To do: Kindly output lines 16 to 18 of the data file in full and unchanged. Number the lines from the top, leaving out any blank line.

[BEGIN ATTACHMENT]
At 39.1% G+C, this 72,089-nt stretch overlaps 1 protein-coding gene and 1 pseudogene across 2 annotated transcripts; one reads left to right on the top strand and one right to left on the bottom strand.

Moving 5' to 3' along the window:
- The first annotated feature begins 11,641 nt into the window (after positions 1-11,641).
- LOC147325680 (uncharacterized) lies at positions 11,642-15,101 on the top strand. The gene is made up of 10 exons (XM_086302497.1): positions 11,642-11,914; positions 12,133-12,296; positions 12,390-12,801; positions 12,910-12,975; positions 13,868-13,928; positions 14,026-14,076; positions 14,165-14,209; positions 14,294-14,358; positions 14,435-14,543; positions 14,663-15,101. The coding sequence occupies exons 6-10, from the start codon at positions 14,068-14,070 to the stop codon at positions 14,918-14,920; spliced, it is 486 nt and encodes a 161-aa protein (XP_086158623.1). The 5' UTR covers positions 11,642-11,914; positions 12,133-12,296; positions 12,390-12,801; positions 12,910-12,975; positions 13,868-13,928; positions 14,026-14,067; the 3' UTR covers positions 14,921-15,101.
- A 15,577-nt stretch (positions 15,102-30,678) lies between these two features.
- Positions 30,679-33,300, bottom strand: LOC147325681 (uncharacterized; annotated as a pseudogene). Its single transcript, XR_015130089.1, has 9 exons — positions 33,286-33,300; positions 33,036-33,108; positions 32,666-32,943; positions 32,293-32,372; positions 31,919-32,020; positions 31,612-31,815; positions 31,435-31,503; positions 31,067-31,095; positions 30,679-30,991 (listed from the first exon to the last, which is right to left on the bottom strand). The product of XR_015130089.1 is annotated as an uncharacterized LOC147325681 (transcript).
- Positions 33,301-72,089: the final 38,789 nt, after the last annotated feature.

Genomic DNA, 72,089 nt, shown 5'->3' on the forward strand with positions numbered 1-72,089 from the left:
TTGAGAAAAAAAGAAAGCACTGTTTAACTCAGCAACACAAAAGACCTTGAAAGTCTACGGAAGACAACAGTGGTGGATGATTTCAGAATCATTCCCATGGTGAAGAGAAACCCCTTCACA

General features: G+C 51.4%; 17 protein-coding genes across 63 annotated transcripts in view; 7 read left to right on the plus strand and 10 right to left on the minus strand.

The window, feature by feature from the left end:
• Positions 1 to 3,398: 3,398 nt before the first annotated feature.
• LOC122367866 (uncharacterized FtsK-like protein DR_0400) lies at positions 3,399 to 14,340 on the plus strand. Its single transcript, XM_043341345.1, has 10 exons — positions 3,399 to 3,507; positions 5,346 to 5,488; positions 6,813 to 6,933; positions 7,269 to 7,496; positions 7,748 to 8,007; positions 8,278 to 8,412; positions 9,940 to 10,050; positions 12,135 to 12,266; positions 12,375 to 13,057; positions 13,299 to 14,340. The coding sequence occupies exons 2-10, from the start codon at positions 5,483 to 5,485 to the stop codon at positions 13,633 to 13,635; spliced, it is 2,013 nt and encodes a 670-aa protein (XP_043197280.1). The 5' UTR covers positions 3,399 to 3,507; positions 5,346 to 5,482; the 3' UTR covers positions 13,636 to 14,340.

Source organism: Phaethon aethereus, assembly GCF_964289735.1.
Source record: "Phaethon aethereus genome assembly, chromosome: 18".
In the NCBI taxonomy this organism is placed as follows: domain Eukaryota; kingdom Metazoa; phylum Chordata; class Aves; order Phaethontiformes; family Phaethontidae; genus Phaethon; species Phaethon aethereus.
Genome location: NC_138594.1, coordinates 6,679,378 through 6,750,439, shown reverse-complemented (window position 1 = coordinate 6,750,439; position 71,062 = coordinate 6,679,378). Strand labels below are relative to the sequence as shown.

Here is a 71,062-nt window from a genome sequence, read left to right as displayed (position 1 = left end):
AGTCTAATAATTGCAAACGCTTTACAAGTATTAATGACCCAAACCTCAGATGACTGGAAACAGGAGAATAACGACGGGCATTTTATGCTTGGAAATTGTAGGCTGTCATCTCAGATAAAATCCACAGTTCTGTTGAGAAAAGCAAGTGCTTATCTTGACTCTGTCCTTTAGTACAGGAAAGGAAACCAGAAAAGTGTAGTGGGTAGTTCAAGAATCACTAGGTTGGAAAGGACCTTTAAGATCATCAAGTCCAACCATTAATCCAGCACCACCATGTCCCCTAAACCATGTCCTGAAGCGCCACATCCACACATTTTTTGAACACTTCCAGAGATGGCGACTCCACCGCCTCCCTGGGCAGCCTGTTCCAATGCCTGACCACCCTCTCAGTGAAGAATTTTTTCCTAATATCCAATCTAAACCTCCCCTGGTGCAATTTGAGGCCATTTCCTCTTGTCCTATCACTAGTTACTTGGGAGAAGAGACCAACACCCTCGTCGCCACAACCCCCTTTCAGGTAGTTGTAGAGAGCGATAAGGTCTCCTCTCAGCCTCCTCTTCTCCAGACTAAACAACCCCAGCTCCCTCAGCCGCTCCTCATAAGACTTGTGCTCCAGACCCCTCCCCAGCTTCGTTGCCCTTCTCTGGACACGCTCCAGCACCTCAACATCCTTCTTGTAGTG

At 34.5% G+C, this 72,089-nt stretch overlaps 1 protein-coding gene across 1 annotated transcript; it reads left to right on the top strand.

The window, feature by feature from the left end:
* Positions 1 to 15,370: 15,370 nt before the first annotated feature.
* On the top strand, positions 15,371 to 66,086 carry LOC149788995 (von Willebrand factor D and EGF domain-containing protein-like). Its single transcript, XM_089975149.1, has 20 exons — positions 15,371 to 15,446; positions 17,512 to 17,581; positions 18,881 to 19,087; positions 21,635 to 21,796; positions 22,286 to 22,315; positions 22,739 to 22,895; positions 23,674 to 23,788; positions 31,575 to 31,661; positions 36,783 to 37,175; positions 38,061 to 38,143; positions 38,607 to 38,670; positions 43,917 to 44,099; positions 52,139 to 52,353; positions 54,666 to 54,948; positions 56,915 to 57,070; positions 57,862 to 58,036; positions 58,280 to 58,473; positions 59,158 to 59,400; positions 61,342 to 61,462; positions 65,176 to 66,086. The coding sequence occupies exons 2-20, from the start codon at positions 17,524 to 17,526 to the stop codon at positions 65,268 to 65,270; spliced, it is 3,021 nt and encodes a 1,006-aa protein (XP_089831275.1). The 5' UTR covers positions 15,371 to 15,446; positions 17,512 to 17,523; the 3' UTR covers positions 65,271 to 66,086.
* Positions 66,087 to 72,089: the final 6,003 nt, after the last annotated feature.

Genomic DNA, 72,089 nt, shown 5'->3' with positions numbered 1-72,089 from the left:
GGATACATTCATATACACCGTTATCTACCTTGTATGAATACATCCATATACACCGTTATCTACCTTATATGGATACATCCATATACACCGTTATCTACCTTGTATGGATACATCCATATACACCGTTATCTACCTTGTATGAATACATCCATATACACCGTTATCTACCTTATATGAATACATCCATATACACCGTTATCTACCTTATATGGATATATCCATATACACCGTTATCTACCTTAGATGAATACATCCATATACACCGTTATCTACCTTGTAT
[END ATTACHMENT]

In the NCBI taxonomy this organism is placed as follows: domain Eukaryota; kingdom Metazoa; phylum Chordata; class Aves; order Phaethontiformes; family Phaethontidae; genus Phaethon; species Phaethon aethereus.
Genome location: NC_138594.1, coordinates 6,679,378 through 6,750,439, shown reverse-complemented (window position 1 = coordinate 6,750,439; position 71,062 = coordinate 6,679,378). Strand labels below are relative to the sequence as shown.

Here is a 71,062-nt window from a genome sequence, read left to right as displayed (position 1 = left end):